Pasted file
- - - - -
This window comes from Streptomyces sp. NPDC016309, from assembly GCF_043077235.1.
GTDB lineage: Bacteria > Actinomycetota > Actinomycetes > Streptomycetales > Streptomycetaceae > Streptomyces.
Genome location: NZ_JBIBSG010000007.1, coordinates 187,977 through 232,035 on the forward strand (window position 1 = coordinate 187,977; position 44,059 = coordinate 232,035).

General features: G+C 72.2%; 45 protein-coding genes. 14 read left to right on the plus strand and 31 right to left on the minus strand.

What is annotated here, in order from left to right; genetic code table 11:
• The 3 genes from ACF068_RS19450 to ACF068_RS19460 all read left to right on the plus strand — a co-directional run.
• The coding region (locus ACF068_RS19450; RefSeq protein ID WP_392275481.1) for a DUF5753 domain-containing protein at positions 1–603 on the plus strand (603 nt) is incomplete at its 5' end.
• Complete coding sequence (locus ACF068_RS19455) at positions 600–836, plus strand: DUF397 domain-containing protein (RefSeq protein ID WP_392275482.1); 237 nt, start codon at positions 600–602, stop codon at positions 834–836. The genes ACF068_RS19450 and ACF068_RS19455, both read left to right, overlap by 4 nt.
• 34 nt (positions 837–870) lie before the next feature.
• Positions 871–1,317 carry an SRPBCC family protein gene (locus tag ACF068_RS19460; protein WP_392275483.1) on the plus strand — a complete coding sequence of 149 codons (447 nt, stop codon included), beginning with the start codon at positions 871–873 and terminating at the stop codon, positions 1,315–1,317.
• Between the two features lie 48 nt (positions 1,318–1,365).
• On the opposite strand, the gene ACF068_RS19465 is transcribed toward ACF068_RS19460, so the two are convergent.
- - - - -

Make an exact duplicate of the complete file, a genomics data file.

This window comes from Streptomyces sp. NPDC016309, from assembly GCF_043077235.1.
GTDB lineage: Bacteria > Actinomycetota > Actinomycetes > Streptomycetales > Streptomycetaceae > Streptomyces.
Genome location: NZ_JBIBSG010000007.1, coordinates 187,977 through 232,035 on the forward strand (window position 1 = coordinate 187,977; position 44,059 = coordinate 232,035).

General features: G+C 72.2%; 45 protein-coding genes. 14 read left to right on the plus strand and 31 right to left on the minus strand.

What is annotated here, in order from left to right; genetic code table 11:
• The 3 genes from ACF068_RS19450 to ACF068_RS19460 all read left to right on the plus strand — a co-directional run.
• The coding region (locus ACF068_RS19450; RefSeq protein ID WP_392275481.1) for a DUF5753 domain-containing protein at positions 1–603 on the plus strand (603 nt) is incomplete at its 5' end.
• Complete coding sequence (locus ACF068_RS19455) at positions 600–836, plus strand: DUF397 domain-containing protein (RefSeq protein ID WP_392275482.1); 237 nt, start codon at positions 600–602, stop codon at positions 834–836. The genes ACF068_RS19450 and ACF068_RS19455, both read left to right, overlap by 4 nt.
• 34 nt (positions 837–870) lie before the next feature.
• Positions 871–1,317 carry an SRPBCC family protein gene (locus tag ACF068_RS19460; protein WP_392275483.1) on the plus strand — a complete coding sequence of 149 codons (447 nt, stop codon included), beginning with the start codon at positions 871–873 and terminating at the stop codon, positions 1,315–1,317.
• Between the two features lie 48 nt (positions 1,318–1,365).
• On the opposite strand, the gene ACF068_RS19465 is transcribed toward ACF068_RS19460, so the two are convergent.